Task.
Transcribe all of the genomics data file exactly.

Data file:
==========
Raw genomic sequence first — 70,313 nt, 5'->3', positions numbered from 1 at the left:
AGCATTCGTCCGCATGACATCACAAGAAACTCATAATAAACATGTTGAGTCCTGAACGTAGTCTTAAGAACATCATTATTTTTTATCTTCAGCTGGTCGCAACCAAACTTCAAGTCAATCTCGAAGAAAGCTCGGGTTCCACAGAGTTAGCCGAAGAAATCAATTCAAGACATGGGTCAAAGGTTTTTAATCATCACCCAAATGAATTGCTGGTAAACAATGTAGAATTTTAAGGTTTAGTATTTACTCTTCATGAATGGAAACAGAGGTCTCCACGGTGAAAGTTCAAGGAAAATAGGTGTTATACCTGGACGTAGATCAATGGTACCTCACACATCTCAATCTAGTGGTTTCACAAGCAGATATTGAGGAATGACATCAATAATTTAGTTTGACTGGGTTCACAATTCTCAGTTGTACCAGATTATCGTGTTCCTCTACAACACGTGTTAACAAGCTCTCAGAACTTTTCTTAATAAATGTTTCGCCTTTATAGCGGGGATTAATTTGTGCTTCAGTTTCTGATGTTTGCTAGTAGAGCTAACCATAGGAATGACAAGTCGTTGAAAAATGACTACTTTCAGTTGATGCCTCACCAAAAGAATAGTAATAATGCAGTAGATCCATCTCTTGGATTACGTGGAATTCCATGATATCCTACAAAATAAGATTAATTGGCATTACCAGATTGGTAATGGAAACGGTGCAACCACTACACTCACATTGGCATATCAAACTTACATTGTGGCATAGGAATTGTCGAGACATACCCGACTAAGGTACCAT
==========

Raw genomic sequence first — 70,313 nt, 5'->3', positions numbered from 1 at the left:
AGCATTCGTCCGCATGACATCACAAGAAACTCATAATAAACATGTTGAGTCCTGAACGTAGTCTTAAGAACATCATTATTTTTTATCTTCAGCTGGTCGCAACCAAACTTCAAGTCAATCTCGAAGAAAGCTCGGGTTCCACAGAGTTAGCCGAAGAAATCAATTCAAGACATGGGTCAAAGGTTTTTAATCATCACCCAAATGAATTGCTGGTAAACAATGTAGAATTTTAAGGTTTAGTATTTACTCTTCATGAATGGAAACAGAGGTCTCCACGGTGAAAGTTCAAGGAAAATAGGTGTTATACCTGGACGTAGATCAATGGTACCTCACACATCTCAATCTAGTGGTTTCACAAGCAGATATTGAGGAATGACATCAATAATTTAGTTTGACTGGGTTCACAATTCTCAGTTGTACCAGATTATCGTGTTCCTCTACAACACGTGTTAACAAGCTCTCAGAACTTTTCTTAATAAATGTTTCGCCTTTATAGCGGGGATTAATTTGTGCTTCAGTTTCTGATGTTTGCTAGTAGAGCTAACCATAGGAATGACAAGTCGTTGAAAAATGACTACTTTCAGTTGATGCCTCACCAAAAGAATAGTAATAATGCAGTAGATCCATCTCTTGGATTACGTGGAATTCCATGATATCCTACAAAATAAGATTAATTGGCATTACCAGATTGGTAATGGAAACGGTGCAACCACTACACTCACATTGGCATATCAAACTTACATTGTGGCATAGGAATTGTCGAGACATACCCGACTAAGGTACCAT